By Frederick Buechner
An extended Day's loss of life is a mid-twentieth-century Jamesian novel that foreshadows a few of the topics in Mr. Buechner's later writing—faith, belief, and the advanced kinfolk of friends and family. the tale follows Tristram Bone, a rotund guy of wealth and "organized rest" yet a failure with girls, and Elizabeth terrible, a wealthy, captivating, and gorgeous widow and Bone's unrequited love curiosity, via a chain of encounters with family and friends, affairs genuine and imagined, gossip, jealousy, and innuendo. We additionally meet Bone's servant Emma and his puppy monkey Simon; the novelist George Motley; the conceited and seductive educational Paul Steitler, Elizabeth's naïve son Lee, and her omniscient mom Maroo.
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Extra info for A long day's dying
Motley had left shortly before. After wandering from one room to another, down some more sagging stone stairs and along a row of cells, she reached a small door through which the priests once had passed who conducted mass in the chapel. She had to stoop slightly to get through it, and found herself directly next to the main altar several minutes after Tristram had left by the larger door at the rear of the room. Like him she had to wait for some minutes before her eyes grew· accustomed to the dim light, and even then she saw things only gradually.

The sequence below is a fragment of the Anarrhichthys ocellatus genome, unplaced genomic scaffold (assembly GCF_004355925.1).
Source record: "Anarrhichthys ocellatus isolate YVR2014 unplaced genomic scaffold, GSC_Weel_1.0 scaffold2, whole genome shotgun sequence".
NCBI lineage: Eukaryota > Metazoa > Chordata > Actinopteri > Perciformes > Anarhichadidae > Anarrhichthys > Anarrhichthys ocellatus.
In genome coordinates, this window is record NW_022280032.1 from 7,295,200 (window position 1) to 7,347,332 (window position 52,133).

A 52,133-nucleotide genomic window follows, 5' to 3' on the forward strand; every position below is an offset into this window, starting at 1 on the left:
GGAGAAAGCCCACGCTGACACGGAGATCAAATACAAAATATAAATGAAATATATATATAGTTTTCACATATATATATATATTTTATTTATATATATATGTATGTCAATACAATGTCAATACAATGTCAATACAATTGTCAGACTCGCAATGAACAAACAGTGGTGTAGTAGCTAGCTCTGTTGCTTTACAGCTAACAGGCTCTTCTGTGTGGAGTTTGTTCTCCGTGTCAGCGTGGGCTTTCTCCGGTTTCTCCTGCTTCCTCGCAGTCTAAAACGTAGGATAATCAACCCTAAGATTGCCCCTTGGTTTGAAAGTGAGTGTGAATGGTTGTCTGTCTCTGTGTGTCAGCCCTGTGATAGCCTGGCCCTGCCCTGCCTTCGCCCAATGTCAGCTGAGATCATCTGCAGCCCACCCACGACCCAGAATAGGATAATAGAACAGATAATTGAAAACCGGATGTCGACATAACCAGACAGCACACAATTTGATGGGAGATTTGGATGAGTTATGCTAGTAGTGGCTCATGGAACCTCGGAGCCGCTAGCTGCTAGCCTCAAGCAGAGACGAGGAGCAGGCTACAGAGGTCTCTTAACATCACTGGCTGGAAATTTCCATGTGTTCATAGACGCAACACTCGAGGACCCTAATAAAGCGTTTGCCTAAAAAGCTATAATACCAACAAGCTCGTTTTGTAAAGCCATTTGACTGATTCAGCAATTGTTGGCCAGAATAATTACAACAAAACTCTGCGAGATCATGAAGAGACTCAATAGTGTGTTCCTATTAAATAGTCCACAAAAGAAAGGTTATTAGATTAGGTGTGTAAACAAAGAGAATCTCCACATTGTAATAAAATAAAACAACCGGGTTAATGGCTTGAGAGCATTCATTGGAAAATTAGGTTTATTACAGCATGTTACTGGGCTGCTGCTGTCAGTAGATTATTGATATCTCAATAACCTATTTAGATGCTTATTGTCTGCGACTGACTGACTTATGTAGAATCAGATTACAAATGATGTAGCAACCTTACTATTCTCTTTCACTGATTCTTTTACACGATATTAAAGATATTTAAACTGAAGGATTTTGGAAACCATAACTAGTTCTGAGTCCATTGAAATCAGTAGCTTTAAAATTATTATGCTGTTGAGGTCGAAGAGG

Elizabeth, it was the ,-\-ine," he said. "The wine we had with dinner, the wine we had before dinner, the wine we had after dinner, that makes me have to tell you a story now. It was also the manicurist this morning I think. And that indescribable monastery, where . . " "You will discover," continued Elizabeth, "that I have sent something more than the sum originally proposed, and I shall leave the disposition of the balance entirely within your hands with the one stipulation that you do not .
O," he said. She picked out the letter. "I shall go on with the story," and so he did, as if he did 46 A Long Day's Dying not know it well himself. It became very sad and very complicated and scarcely a story at all, for nothing happened of any consequence. The other suitor whom the king either knew or did not know, whose existence the first suitor only suspected, became more important as he grew more vague. Bone spoke of him as a secret, and as if the secret were that there was another secret which concerned yet another and so on, and so forth, like mirrors reflecting each other into obscure infinity.
A long day's dying by Frederick Buechner